If you want to sound defiant, you could do worse than exclaiming,”Nixie on your tintype!” This phrase, meaning something to the effect of “spit on your face,” popped up in Marjorie Benton Cooke’s 1914 book, Bambi (not related to the sweet little deer). Kristin Anderson, a listener from Apalachicola, Florida, shares this great poem that makes use of the phrase. This is part of a complete episode.

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9 Responses

  1. KatieJ says:

    It isn’t “nixie,” it’s “ninny,” as in the Spoonerized poem my mother (b. Fairmont, MN 1905) used to recite:

    Once there was a molicepan,
    Saw a bittle lum
    Sittin’ on a pence fost,
    Chewin’ gubber rum.
    “O,” said the molicepan,
    “Won’t you simme gum?”
    “Tinny on your nintype,”
    Said the bittle lum.

  2. Lloyd says:

    My mother also used to quote this ryme when she was trying to be funny.  She was born in 1908 in Mitchel, IN but grew up on a homestead in Othello, WA.  I agree with KatieJ that it was “Ninny on you tintype”.  My mother would say it real fast, like a toung twister. 

  3. boblinn says:

    World Wide Words Newsletter recently (Feb. 23) had a short article on “not on your tintype” in which they quoted the poem:

    Once a big molice pan met a bittle lum

    Sitting on a sturb cone chewing gubber rum.

    “Hi,” said the molice pan, “won’t you simme gum?”

    “Tixxy on your nin type,” said the bittle lum.

    Ice-breakers, by Edna Geister, 1920.

       The article suggested that “not on your tintype” (which sounds like a variant of “nixie on your tintype”) was in use with a meaning something like, “not on your life.”

  4. Dick says:

    Here is a slightly unrelated question. I did a search for Ice-breakers by Edna Geister and found it at Amazon with a sample of a few pages. On the first page I saw the word “ehaperone.”  I immediately thought this was a typo of “chaperone” because “chaperone” fit well in the context.  But as I read further I found “ehaperone” used two more times on the first page.  I then did a search for “ehaperone” and found five hits on Google.  Each was in a newspaper and in each one I would have suspected a typo if it were the only time I had come across this word. Here is the question: Is “ehaperone” really a word? I’ve never heard of it. Or am I just continually uncovering typos?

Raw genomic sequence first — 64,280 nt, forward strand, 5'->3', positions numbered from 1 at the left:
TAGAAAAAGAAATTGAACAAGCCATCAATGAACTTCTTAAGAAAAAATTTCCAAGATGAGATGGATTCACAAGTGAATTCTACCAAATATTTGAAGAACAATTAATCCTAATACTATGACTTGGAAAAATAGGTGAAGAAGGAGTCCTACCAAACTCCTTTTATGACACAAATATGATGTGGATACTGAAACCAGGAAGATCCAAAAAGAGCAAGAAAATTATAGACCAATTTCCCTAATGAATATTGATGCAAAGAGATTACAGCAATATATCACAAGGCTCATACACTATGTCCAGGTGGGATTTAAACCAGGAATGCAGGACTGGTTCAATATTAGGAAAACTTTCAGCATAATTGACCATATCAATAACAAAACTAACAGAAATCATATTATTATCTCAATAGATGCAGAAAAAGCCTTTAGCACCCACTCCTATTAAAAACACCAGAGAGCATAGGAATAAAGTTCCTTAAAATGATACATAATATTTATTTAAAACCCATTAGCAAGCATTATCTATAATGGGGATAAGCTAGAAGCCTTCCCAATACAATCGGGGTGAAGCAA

5. Ron Draney says:

    I think what you’re seeing with “ehaperone” is an OCR error. Someone scanned in a document in a font with an oversized serif on the letter c, the scanner read the character as an e instead, and there’s your new spelling.

    Some of these errors can almost make sense. I find reference on the web to “ace of dubs” and “she shrieked in tenor”.

  6. Heimhenge says:

    Good eyes Ron. I was puzzled about where that “ehaperone” came from. I concur it was likely an OCR error. I use OCR on occasion, and see those errors all the time. In another font, it could have “ohaperone” or “chaperorre.” Dick is indeed uncovering typos, but not the usual anthropomorphic ones. Then again, maybe we can fault the programmers.  :)

     

  7. Dick says:

    Thank you very much. I was thinking I might be really losing my mind.  I knew about OCR errors but since I never scan that way, it never occurred to me.

  8. lewburden says:

    I know this show is over a year old, but it was just rebroadcast, so it’s new for me. My great Aunt also taught me this poem, but without any nixies

    Once there was a molicepan, who met a bittle lum
    sitting on a sturbing cone, chewing gubber rum
    “please,” asked the molicepan, “won’t you simme gum?”
    not by a sam dite, said the bittle lum

    I assume “not by a dam site” or is it “damned sight” carries a similar insult

  9. jodymask says:

    I just heard this for the first time as well, and I was struck by the possibility that this could have been one of those silly songs that parents sing to children as they tweak their noses or belly buttons. Or, based on one of Grant’s questions regarding the rhythm of the poem, maybe it’s a song that children used to keep time while jumping rope?

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